Upcoming Hot Shot ammunition made in Russia and Slovakia as shown in the latest Century International Arms catalog:
I am really surprised that manufacturers of 9 mm Parabellum to this day produce 115 gr and 124 gr variations in parallel, although the difference is purely academic.
I shoot lots of 9mm, and I usually find the 124 gr. a bit softer-shooting and more accurate. There is a definite difference.
Fede, do we know who in Russia is making these and if they have custom headstamps?
Alex, no idea, I couldn’t find anything else about these new offerings.
Ok, so we will have to wait till actual boxes and cartridges will show up in the US.
Century already has Hotshot ammunition made by ZVS in Slovakia, and by Lugansk in Ukraine and by PMC Korea, Sadu Romania…etc etc…Many have hotshot headstamps. The one I have seen by ZVS also has a 1 on the headstamp…Lugansk also has an LU on the headstamp. The boxes are new and possibly they could change their headstamps, but why? I guess we will have to wait until some turns up… but betting they will be similar. Also curious as to who the Russian manufacturer is or if it is Lugansk (area under conflict).
Hotshot Headstamp by ZVS
Link to headstamp discussion earlier as well…
Thanks for the new photo’s Fede…
Also had some ammo made by PPU Serbia in the past. and Igman in Bosnia but had manufacturers headstamps…
We shall see then.
Lugansk (Ukraine) is not operational right now. No matter what the separatist propaganda is claiming in recent times.
If I didn’t miss anything, these are the countries of origin found in HotShot and Red Army Standard brands:
HotShot: Bosnia-Herzegovina, Republic of Korea, Poland, Romania, Russia, Serbia, Ukraine and USA.
HotShot Elite: Poland, Romania and Slovakia
Red Army Standard: Romania, Russia and Ukraine
Red Army Standard Elite: Bosnia-Herzegovina and Poland
Fede, Is the PMC-made HOTSHOT ammo in pistol calibers? I have not seen it or heard of it, but of course, I pay little attention to any but auto pistol cartridges. If it is, can you picture a headstamp?
John, as far as I know, the Korean made HotShot was only offered in .223 Remington 55 gr FMJ with “HOT SHOT 223 REM” headstamp. It was added as a new product in October 2009.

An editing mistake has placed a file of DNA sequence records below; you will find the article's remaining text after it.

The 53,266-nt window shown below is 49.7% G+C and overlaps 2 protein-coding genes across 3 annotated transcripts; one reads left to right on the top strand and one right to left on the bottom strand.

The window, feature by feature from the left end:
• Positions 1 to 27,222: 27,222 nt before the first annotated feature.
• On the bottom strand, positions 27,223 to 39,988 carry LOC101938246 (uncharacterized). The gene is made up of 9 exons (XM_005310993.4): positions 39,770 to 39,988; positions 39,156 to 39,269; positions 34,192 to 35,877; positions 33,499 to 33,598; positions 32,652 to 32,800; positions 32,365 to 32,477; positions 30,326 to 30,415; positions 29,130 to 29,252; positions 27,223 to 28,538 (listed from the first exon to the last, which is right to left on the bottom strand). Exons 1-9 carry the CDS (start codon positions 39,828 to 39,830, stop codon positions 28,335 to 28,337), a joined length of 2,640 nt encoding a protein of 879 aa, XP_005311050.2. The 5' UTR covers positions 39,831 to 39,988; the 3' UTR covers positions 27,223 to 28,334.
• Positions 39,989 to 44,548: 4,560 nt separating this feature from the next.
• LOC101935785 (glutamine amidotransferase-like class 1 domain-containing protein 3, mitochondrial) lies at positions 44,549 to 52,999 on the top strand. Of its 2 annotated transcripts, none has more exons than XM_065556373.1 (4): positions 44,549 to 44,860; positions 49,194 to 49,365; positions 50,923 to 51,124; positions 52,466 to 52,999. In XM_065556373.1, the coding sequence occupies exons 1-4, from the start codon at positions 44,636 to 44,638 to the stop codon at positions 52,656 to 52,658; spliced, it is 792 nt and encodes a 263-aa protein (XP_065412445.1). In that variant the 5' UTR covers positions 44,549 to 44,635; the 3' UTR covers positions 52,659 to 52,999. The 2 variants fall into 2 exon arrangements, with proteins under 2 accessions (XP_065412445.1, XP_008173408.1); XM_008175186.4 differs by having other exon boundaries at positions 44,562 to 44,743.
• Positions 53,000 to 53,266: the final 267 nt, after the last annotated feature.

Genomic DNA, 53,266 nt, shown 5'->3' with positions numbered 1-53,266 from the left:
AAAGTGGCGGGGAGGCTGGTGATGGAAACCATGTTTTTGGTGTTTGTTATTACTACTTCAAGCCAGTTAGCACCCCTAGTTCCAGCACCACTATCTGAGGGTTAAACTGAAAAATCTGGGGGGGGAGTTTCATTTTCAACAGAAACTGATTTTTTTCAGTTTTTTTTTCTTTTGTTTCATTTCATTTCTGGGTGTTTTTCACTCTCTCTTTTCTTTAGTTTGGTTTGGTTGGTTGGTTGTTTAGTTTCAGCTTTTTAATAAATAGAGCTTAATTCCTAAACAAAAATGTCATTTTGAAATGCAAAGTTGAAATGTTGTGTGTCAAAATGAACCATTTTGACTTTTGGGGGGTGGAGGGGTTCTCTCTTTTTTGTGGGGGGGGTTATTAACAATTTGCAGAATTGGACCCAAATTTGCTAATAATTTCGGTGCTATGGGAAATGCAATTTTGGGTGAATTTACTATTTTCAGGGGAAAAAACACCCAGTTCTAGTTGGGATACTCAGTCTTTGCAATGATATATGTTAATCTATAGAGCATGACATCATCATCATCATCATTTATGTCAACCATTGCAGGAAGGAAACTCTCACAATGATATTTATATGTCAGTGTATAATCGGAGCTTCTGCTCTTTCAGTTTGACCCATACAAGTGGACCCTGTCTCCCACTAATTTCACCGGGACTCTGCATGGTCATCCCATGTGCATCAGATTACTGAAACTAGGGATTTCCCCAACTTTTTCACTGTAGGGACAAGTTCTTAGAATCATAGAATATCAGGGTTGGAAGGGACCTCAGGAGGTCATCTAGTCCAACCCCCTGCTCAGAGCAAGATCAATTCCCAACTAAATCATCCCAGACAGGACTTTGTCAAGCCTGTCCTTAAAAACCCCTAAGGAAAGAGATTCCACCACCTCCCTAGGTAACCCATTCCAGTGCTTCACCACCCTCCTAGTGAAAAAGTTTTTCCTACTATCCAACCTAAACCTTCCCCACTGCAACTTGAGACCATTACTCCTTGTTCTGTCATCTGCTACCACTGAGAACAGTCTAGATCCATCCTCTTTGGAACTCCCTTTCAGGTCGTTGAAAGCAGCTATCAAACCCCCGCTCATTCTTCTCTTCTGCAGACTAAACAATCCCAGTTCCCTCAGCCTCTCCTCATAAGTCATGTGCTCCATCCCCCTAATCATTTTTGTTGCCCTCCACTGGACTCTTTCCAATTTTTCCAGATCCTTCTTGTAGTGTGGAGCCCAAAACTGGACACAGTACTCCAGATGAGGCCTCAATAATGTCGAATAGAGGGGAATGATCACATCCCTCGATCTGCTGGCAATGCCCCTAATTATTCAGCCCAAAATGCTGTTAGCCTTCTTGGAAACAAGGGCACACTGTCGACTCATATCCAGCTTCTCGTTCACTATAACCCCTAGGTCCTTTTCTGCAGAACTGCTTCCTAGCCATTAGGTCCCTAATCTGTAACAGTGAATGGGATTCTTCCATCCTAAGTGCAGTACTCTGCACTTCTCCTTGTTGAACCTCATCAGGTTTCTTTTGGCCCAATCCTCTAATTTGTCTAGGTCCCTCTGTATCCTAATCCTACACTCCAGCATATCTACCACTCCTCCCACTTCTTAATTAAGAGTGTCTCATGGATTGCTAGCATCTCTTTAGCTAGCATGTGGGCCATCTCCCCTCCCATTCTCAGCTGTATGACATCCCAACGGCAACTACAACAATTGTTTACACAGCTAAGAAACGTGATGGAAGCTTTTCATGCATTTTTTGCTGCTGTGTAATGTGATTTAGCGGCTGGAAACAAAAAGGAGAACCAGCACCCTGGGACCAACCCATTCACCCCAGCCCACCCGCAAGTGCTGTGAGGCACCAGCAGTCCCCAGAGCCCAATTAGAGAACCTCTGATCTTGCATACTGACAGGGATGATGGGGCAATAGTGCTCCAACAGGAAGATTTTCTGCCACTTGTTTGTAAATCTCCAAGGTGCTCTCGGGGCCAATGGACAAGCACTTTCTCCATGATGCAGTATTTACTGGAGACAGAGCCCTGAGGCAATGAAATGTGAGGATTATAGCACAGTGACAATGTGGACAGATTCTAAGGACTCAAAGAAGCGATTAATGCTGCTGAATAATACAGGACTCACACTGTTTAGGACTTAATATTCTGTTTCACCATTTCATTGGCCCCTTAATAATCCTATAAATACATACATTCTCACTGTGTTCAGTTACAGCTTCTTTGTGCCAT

Strange as it seems, the rarest HotShot ammunition is that made in USA in .223 Remington, .30 Carbine, .32 Auto, .38 Special, .380 Auto, .40 S&W, .45 Auto, and 9 mm Parabellum (all remanufactured). It was first mentioned in November 2003 but only listed in CIA’s January 2004 catalog (not longer listed in following editions).
I Can confirm the Korean made by PMC was only on .223 ammo.
I do have one case that I am unsure where it was made. Fede maybe you might know. It is .223 caliber but the headstamp reads “Hot” on top and “Shot” on the bottom. No caliber listed.
Fede and Curtis - Thanks for the good information. As an auto pistol cartridge collector I had thought I had missed something. For me, it is good news that PMC only made the .223 in this brand.
A thought on the American-made “HOTSHOT” ammo. If “remanufactured,” I would assume that means that they were reloads. If so, mixed, non-HOTSHOT headstamps. In the absence of box labels that would make them impossible to identify as “HOTSHOT.” Also, many collectors do not save reloads. I don’t unless the bullet is something very, very different or if found in a headstamp that I don’t have in an original factory loading. That could explain a lack of collector interest and therefore not many retained specimens or th interest to post information about them. All just conjecture on my part, admittedly, since until Fede mentioned them, I have never heard of them.
One other possibility is that the catalog listing was in anticipation of the project, and that it never actually occured. Again, just a thought. No documentation of that in my hands!
John, examples of HotShot boxes made in USA are known to me in .38 Special, .40 S&W and .45 Auto, all marked “Completely Copper Coated Bullet” and “Made in U.S.A”. The .32 Auto, 9 mm Parabellum and .30 Carbine are also reported to exist with the same markings.
Regarding headstamps, the .45 Auto is headstamped A-MERC 45 AUTO, which is also reported in 9 mm Parabellum (A-MERC 9 mm), .223 Remington (A-MERC 223 REM) and .30 Carbine boxes (A-MERC 30 CARB). Given that American Ammunition offered these same cartridges with a bullet designated “C3” (Complete Copper Coated), it is possible that this is actually factory ammo provided by A-Merc or maybe repacked by CIA.
It seems that most of this ammunition was put out of the market due to quality problems, which may explain why is practically unknown these days.
The Red Army Ammunition used the headstamps of who made them, sometimes also used “Red Army” and “caliber”. Some have LU on for Lugansk, some had M, for Mesko Poland. Others had “RAS” instead of a Red Army marking. One I have with RAS also has the caliber and then 14S on the headstamp: 14 for the year 2014 and S to denote it was made by Sadu, Romania.
The only 9mm Para I know in Hotshot boxes are as follows:
Romanian: normal SADU headstamp
Bosnia-Herzegovina: by Igman with “i” in broken circle headstamp-with and without dashes on headstamp
Ukraine:Hotshot by Lugansk with “LU” added to headstamp
Slovakia: Hotshot by ZVS with “1” added to headstamp
US: normal A-MERC headstamp. Looks like new productin and had the traditional large AMERC plastic tray-Looks like new ammo
If anyone has any others, please let me know.
Of course no Red Army 9mm Luger.
Lew, just to keep it straight, SADU is Romanian.
Of course! My mistake…
Thanks for the correction.
New HotShot .223 Remington made in Russia available in HP and FMJ loadings:
Are maker and hs known?